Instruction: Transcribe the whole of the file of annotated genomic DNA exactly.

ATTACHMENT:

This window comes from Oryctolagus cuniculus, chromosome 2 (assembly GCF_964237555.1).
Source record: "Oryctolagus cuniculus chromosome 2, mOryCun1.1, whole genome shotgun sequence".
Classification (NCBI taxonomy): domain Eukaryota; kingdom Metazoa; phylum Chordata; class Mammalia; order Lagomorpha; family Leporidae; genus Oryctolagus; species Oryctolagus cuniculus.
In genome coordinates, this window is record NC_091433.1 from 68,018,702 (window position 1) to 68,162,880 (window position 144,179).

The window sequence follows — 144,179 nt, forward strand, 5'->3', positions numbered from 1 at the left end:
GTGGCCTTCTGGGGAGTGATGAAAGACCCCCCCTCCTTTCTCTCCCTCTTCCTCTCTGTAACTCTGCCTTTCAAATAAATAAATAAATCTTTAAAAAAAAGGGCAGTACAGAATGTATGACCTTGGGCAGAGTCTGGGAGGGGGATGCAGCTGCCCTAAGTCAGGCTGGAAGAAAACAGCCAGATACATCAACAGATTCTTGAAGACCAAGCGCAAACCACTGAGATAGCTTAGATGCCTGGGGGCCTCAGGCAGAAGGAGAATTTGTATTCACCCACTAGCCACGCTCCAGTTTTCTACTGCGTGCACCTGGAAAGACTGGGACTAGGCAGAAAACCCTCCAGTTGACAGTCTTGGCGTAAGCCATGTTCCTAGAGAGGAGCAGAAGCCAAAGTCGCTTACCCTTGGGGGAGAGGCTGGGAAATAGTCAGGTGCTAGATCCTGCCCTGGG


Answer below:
This window comes from Oryctolagus cuniculus, chromosome 2 (assembly GCF_964237555.1).
Source record: "Oryctolagus cuniculus chromosome 2, mOryCun1.1, whole genome shotgun sequence".
Classification (NCBI taxonomy): domain Eukaryota; kingdom Metazoa; phylum Chordata; class Mammalia; order Lagomorpha; family Leporidae; genus Oryctolagus; species Oryctolagus cuniculus.
In genome coordinates, this window is record NC_091433.1 from 68,018,702 (window position 1) to 68,162,880 (window position 144,179).

The window sequence follows — 144,179 nt, forward strand, 5'->3', positions numbered from 1 at the left end:
GTGGCCTTCTGGGGAGTGATGAAAGACCCCCCCTCCTTTCTCTCCCTCTTCCTCTCTGTAACTCTGCCTTTCAAATAAATAAATAAATCTTTAAAAAAAAGGGCAGTACAGAATGTATGACCTTGGGCAGAGTCTGGGAGGGGGATGCAGCTGCCCTAAGTCAGGCTGGAAGAAAACAGCCAGATACATCAACAGATTCTTGAAGACCAAGCGCAAACCACTGAGATAGCTTAGATGCCTGGGGGCCTCAGGCAGAAGGAGAATTTGTATTCACCCACTAGCCACGCTCCAGTTTTCTACTGCGTGCACCTGGAAAGACTGGGACTAGGCAGAAAACCCTCCAGTTGACAGTCTTGGCGTAAGCCATGTTCCTAGAGAGGAGCAGAAGCCAAAGTCGCTTACCCTTGGGGGAGAGGCTGGGAAATAGTCAGGTGCTAGATCCTGCCCTGGG